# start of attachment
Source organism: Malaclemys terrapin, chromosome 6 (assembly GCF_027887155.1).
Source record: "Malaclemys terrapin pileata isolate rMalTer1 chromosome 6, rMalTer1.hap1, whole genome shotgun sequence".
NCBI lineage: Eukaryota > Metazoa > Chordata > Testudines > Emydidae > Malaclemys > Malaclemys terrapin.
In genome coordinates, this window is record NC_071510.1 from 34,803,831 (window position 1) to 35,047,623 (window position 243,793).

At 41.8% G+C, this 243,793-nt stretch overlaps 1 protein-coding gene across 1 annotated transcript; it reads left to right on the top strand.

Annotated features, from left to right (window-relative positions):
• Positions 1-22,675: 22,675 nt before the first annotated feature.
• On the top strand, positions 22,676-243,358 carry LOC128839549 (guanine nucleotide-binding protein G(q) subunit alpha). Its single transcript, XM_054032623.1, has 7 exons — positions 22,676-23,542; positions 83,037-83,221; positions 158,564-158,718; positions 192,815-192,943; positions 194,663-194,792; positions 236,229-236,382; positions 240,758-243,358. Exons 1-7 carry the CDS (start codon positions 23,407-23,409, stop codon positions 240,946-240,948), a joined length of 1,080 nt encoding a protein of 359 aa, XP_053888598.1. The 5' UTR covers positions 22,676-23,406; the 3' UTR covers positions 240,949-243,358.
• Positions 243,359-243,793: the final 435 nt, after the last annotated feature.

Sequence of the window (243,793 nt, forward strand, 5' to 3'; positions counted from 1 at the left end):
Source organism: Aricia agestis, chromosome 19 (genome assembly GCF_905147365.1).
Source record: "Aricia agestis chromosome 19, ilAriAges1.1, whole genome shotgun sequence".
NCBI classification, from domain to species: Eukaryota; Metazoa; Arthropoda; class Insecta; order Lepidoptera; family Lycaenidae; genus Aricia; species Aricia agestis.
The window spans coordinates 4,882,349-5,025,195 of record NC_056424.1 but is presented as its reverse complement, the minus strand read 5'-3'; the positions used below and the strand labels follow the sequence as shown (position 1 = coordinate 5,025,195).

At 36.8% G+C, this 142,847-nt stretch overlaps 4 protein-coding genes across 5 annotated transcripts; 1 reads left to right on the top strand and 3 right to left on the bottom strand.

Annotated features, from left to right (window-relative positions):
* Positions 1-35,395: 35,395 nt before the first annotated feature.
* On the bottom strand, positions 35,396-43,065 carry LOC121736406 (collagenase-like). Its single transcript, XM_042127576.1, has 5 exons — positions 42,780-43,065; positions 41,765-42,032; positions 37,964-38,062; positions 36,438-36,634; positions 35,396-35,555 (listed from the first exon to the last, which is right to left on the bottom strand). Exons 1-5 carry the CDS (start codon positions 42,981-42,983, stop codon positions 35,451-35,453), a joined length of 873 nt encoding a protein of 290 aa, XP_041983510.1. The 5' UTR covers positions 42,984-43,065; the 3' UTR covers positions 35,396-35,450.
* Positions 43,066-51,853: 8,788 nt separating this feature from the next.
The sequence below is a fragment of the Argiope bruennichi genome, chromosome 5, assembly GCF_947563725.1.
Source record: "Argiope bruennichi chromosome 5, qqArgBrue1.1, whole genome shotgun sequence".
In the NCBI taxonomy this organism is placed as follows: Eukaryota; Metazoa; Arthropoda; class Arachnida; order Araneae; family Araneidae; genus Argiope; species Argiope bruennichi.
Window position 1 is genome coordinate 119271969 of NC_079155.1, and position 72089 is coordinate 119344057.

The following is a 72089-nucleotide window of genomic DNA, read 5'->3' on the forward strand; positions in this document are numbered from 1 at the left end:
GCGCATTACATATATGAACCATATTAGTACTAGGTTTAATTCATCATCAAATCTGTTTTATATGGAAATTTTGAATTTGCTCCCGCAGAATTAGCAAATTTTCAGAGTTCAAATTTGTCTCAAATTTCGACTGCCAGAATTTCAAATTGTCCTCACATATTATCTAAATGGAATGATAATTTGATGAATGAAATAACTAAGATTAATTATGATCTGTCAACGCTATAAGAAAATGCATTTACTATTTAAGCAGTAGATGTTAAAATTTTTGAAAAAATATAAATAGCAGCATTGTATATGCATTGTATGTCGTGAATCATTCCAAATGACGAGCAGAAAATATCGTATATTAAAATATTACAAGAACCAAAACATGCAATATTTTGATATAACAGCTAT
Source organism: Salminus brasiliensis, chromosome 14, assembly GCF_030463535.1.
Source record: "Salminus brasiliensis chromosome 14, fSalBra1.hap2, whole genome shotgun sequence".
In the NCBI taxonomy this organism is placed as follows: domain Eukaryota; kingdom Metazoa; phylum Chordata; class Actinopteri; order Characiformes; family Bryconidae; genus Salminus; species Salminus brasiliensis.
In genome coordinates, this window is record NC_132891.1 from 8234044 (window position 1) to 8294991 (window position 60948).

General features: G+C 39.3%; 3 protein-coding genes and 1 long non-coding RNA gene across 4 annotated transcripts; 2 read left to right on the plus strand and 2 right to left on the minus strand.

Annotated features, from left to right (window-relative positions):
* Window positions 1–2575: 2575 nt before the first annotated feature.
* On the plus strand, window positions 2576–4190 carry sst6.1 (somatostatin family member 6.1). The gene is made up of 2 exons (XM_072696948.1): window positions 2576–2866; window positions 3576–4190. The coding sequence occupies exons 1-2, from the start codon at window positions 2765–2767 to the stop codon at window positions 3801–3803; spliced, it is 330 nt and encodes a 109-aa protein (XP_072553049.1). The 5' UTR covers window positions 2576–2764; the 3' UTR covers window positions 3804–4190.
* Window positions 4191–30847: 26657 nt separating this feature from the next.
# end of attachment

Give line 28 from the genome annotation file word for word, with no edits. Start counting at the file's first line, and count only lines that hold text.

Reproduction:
In the NCBI taxonomy this organism is placed as follows: domain Eukaryota; kingdom Metazoa; phylum Chordata; class Actinopteri; order Characiformes; family Bryconidae; genus Salminus; species Salminus brasiliensis.